Which type of resume is right for you?

Which type of resume is right for you?

Traditionally, there have been 3 types of resume:

  • Chronological
  • Functional
  • Combination

However, when you look at resumes displayed online for example, on Pinterest, and those that I create myself that there are at least two more types:

  • Tailored
  • Creative

So let’s take a look at each type in turn, and then you can decide which resume is right for you and your circumstances.

Chronological Resumes

What are they?

This resume format is the oldest and simplest, and is a list of the jobs that you have held in reverse chronological order i.e. the most recent first.

Structure:

  • Personal details at the top
  • Perhaps a one line tagline or summary
  • Work experience
  • Education and training
  • Skills

Who should use this format?

Anyone who has been in the same career and has progressed steadily up the career ladder.

Who shouldn’t use this format?

Those who are changing career, who have career gaps and those who change jobs frequently.

Note: This tends to be the format prefered by employers


Functional resumes

What are they?

These are skills-based resumes. Some may not even include work experience as such.

Structure:

  • Personal details at the top
  • Goal or career objective
  • Work experience is set out in terms of skills, so work experience dates aren’t included
  • Employment history – shown as a summary
  • Education and training

Who should use this format?

  • People moving between careers where they want to emphasise the skills gained
  • People who have career gaps
  • Parents who are returning to work after raising their families

Who shouldn’t use this format?

People working in conservative careers where chronological resumes are the standard expected

Note: Most employers are mistrustful of this type of resume


Combination Resumes

What are they?

This type of resume takes elements from both the chronological and functional resumes

Structure

  • Personal details at the top
  • Summary section which may or may not include a list of skills
  • Work experience
  • Education and training

Who should use this format?

  • Anyone can use this resume as it takes the best elements of both types of resume.
  • People with long work histories who need to condense it and highlight specific strengths
  • People changing career

Who shouldn’t use this format?

People with very little work experience


 

Tailored Resumes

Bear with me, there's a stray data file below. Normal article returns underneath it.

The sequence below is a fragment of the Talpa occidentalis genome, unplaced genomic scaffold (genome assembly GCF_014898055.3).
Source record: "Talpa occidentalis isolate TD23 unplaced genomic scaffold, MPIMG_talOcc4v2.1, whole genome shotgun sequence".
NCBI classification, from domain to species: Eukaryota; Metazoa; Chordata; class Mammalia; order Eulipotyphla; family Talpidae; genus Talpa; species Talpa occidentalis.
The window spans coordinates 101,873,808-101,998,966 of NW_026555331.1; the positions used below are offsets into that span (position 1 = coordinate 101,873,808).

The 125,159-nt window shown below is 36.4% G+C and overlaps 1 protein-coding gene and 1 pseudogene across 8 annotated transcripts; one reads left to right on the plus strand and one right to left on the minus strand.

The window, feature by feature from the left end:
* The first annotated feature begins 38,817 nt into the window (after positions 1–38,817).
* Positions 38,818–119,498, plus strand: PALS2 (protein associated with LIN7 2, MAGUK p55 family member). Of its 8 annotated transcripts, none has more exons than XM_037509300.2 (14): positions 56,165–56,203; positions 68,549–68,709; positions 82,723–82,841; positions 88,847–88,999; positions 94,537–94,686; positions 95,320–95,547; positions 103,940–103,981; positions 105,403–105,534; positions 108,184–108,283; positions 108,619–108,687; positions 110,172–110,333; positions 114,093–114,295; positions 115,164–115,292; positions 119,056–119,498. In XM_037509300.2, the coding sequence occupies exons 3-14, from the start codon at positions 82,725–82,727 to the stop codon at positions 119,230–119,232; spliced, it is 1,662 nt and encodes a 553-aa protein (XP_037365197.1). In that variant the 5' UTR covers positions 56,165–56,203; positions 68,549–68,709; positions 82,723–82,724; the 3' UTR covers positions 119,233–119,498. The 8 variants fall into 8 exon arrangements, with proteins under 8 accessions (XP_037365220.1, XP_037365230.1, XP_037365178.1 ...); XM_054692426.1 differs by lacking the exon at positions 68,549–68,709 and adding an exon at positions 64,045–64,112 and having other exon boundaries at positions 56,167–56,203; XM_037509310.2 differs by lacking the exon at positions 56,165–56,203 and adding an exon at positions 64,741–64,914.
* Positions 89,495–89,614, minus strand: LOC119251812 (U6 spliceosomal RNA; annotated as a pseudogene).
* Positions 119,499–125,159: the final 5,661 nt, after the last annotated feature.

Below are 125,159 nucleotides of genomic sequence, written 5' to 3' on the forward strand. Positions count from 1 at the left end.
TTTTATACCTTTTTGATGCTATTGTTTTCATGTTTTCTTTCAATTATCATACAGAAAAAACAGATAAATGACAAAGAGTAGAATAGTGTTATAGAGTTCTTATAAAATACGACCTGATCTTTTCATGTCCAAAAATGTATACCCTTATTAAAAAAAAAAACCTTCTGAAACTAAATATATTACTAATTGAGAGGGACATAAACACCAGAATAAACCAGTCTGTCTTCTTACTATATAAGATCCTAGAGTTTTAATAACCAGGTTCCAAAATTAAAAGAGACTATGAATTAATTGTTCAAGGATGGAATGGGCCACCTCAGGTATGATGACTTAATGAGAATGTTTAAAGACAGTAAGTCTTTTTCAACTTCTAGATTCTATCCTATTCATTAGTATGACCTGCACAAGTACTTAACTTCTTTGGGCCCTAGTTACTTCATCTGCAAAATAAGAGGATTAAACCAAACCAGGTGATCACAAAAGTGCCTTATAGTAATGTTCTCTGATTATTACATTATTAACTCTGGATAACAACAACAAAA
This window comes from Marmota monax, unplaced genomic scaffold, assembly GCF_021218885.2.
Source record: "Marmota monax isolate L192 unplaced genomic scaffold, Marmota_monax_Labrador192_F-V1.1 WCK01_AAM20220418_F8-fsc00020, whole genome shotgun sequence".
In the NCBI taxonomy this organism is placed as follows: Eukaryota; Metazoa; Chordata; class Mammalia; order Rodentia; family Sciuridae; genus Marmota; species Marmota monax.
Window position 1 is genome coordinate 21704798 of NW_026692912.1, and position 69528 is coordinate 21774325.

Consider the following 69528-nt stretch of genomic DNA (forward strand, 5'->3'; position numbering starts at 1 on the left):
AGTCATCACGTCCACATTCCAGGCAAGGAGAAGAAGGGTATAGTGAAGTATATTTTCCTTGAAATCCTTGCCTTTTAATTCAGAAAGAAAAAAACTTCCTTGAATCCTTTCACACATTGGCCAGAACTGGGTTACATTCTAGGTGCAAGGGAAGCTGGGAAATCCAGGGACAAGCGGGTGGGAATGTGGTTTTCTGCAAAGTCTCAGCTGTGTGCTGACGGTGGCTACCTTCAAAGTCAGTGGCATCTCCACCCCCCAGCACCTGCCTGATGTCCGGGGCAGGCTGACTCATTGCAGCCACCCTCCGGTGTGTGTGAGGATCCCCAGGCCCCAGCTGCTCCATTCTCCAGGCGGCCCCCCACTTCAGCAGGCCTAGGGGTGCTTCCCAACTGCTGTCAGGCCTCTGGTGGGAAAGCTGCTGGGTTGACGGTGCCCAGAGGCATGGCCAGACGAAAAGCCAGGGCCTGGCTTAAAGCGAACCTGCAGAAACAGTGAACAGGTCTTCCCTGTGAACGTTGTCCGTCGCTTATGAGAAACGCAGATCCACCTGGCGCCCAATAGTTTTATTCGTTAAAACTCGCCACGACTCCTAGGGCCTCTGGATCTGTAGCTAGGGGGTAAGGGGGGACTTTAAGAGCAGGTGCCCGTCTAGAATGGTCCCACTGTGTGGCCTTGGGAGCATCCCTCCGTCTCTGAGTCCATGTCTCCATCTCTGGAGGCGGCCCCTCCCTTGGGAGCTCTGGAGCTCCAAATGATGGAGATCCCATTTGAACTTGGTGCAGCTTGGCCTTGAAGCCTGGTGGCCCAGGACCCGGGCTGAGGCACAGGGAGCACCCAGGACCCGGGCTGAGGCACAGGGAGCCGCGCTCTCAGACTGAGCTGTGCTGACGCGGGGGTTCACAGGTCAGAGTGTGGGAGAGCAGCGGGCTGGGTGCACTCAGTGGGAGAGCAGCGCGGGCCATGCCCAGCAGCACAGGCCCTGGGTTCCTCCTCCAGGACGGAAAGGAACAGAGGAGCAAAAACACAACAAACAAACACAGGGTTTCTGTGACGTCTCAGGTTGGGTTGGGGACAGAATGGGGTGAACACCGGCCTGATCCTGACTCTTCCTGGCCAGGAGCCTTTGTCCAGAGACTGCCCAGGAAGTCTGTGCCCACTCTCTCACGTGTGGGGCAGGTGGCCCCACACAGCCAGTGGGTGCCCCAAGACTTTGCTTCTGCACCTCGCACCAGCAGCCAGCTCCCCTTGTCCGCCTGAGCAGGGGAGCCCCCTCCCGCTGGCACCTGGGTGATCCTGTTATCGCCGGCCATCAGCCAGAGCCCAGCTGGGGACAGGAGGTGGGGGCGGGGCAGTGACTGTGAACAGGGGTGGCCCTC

What are they?

They are very similar to combination resumes, however, they are purely tailored to the employer. For this reason, they are time consuming, however, because they are tailored to the audience, they get better results.

Structure

This will depend on the job. For example, with my husbands resume, I included a summary, skills section setting out each computer language he had worked with, and how many years experience using that language, then certifications such as Oracle certifications, then work history. Alternatively, with some family members who were looking for their first job after leaving university, then I started off with a summary, skills section related to the industry they were going into, personal achievements, work history and then education.

Who should use this format?

  • Anyone looking to take a targeted approach to their job seeking activities
  • Anyone working in industries where post-education qualifications and training are important
  • School leavers who have work experience of any type

Who shouldn’t use this format?

Anyone in an industry where a chronological resume is the standard accepted


 

Creative Resumes

What are they?

These are the “thinking outside of the box” resumes aimed at demonstrating creativity and artistic flare

Structure:

It can be anything for example an infographic, printed on a box for example a cereal box, milk carton, pizza box

Check these pages out:

Who should use this format?

Anyone wanting to stand out in a creative industry such a graphical design.

Who shouldn’t use this format?

  • Anyone in conservative industries like medicine, law and accountancy.
  • Anyone not creative

 

 

 

Finally

All resumes should tell your story. They all include your work experience, skills and qualifications for the job, however, your choice of format should help you to highlight particular strengths in your career path.

As more people use applications like LinkedIn, so they realise that a resume that only includes those three sections totally ignores other achievements within their career, and consequently under-sells their achievements. Choose a format that balances the needs of your future employer and your need to demonstrate what makes you the best person for the job.


If you’re looking for a job, then why not take my free Get That Job challenge? It covers preparing a resume that gets you interviews, building a killer LinkedIn profile, networking and interview skills. Alternatively my Get That Job Club has an exclusive range of courses and resources designed to help you get the job that you want. Try it for 1 month for only €5.

If you’d like some 1:1 help and support, then consider becoming a VIP client. My VIP package includes 13 weeks resume and LinkedIn coaching, weekly coaching calls (in person, by phone or via Skype), email support and so much. Check it out.

Take care for now

Karen x

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